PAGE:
When Delacourt learns that Max and Spider’s goons have attacked Carlyle to retriever the sensitive intel she covets, a dangerously unstable mercenary Kruger (Sharlto Copley, “District 9”) is called summoned to take out Max and obtain the billion-dollar download that could forever disrupt the idyllic Elysium life. Frey and her daughter are soon caught in the middle of a violent cat-and-mouse battle between Max and Kruger, crash-landing all of them on Elysium, destroying everything in their path with both immortality and power to gain for the one who gets what Max has uploaded into his head.

Rather than going in a totally different direction, Blomkamp treads the familiar waters of “District 9”. This sophomore effort may consist of a more recognizable assembly of actors and most assuredly a larger budget to work with, but it regurgitates the same themes like immigration, corporate greed and economic/social clash, as it refrains from the subtleties and intriguing character-building of his previous film. Its look and tone even feel like it could be a sequel or spinoff to “District 9”. Blomkamp has undoubtedly made a visually impressive film, but unfortunately it gets dragged down by a painfully predictably script, largely populated by distractingly silly characters.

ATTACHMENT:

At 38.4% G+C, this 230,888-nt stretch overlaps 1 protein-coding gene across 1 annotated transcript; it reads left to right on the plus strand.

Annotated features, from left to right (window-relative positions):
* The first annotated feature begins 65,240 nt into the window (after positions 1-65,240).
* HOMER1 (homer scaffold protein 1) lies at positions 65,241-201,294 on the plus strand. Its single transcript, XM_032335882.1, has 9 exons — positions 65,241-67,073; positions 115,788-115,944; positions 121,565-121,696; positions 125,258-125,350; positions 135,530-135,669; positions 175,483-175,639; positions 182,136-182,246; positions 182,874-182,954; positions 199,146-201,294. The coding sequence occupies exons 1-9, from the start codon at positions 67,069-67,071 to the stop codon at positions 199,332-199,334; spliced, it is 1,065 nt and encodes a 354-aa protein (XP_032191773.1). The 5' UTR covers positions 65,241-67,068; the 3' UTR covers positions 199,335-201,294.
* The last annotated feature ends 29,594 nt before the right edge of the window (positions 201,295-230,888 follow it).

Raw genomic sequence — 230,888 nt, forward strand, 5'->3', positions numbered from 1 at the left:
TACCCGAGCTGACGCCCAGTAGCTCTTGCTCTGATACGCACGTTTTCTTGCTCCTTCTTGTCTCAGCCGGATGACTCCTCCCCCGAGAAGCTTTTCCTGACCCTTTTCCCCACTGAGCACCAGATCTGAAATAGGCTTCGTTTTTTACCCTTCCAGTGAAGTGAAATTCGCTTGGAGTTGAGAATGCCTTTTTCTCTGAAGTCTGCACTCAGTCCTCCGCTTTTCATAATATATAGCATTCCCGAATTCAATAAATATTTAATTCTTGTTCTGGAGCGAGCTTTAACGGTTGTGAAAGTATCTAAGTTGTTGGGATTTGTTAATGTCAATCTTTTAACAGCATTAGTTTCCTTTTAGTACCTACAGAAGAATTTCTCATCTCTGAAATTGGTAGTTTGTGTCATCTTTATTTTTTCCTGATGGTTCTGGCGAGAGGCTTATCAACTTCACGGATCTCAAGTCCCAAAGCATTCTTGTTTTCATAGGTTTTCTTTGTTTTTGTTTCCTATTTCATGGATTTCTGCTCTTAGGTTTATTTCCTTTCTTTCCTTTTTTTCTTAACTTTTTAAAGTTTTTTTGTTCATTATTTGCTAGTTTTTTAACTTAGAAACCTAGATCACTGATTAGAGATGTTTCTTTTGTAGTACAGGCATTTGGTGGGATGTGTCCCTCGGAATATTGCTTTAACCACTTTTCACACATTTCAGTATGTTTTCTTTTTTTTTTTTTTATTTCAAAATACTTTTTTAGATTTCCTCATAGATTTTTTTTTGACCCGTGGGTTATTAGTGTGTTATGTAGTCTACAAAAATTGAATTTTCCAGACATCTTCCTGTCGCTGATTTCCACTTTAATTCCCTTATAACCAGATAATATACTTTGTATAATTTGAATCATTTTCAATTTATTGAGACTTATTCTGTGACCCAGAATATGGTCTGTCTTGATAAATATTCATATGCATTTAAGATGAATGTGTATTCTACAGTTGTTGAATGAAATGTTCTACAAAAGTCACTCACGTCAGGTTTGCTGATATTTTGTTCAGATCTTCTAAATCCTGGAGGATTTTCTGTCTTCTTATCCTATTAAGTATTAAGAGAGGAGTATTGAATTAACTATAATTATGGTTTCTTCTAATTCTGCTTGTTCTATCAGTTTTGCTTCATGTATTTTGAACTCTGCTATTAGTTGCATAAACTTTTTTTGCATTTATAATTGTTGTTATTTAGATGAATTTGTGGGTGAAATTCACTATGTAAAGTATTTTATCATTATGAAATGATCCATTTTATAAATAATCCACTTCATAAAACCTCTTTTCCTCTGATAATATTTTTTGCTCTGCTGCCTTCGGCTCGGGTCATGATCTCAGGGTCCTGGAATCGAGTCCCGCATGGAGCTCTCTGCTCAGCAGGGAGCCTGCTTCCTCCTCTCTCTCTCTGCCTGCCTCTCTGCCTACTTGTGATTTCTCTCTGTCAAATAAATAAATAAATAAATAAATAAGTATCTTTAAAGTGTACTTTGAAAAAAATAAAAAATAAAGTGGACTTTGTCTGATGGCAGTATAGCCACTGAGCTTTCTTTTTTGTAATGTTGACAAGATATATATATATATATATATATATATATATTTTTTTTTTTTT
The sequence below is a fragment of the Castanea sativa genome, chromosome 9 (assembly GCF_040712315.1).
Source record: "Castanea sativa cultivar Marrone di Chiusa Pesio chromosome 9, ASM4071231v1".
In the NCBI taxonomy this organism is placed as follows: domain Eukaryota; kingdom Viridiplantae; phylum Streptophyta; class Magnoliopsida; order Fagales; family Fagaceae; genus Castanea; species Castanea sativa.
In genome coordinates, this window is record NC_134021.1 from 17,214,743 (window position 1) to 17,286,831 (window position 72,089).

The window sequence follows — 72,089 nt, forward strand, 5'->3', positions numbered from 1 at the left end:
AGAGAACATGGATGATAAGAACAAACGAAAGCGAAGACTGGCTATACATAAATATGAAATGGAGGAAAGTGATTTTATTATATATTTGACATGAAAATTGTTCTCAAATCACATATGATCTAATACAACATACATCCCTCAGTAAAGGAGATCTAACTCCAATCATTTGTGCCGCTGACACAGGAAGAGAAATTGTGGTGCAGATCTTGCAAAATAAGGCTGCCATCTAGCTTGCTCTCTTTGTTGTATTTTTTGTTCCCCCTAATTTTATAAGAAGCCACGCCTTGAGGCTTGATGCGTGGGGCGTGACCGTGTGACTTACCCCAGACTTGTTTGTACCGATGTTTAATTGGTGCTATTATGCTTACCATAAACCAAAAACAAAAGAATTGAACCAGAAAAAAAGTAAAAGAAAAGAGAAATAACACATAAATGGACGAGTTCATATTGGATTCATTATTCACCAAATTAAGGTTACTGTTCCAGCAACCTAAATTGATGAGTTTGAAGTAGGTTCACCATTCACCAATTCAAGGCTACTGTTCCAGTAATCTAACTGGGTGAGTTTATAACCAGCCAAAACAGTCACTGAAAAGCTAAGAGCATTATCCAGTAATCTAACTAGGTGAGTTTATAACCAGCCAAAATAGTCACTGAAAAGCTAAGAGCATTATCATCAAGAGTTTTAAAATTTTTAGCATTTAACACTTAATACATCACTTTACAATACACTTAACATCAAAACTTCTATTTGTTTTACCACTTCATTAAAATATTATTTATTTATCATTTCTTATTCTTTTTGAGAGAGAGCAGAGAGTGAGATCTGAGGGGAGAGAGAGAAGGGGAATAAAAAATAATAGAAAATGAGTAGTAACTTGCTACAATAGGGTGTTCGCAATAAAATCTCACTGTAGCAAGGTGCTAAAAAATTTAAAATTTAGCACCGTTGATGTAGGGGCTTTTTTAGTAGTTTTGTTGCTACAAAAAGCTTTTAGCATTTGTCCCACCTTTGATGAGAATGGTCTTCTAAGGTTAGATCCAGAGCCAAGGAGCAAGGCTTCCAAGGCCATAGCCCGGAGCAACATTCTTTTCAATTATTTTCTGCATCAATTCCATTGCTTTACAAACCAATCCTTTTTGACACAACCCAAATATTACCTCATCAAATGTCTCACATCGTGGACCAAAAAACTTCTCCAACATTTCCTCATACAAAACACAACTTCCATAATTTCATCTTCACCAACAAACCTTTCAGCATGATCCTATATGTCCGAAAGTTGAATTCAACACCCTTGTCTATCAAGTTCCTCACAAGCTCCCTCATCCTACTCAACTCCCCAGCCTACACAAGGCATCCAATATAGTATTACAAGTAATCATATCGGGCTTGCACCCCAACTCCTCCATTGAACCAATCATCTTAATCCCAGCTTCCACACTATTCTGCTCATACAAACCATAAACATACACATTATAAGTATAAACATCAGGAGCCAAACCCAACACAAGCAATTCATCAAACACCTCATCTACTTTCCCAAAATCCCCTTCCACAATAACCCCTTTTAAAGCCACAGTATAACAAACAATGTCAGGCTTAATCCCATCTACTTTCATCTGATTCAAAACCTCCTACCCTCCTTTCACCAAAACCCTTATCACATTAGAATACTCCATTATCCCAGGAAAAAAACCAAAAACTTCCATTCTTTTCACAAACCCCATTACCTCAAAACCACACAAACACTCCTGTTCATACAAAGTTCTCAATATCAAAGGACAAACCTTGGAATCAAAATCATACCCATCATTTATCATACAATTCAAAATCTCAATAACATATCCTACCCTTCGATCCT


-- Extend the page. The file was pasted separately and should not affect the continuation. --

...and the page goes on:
Here’s a sci-fi film that wants to comment on society and possibly grasp at high concepts, but the gadgets and weaponry of a summer action flick carjack that approach and take off with the movie. The same could be said for the last half hour of “District 9”. (Ordinarily, I wouldn’t compare and contrast a writer/director’s films, but these two are so similar). Maybe I would’ve appreciated an all-out action movie from Blomkamp, since those scenes are so well done and ultimately more memorable than the bland obviousness of the storytelling and world-building.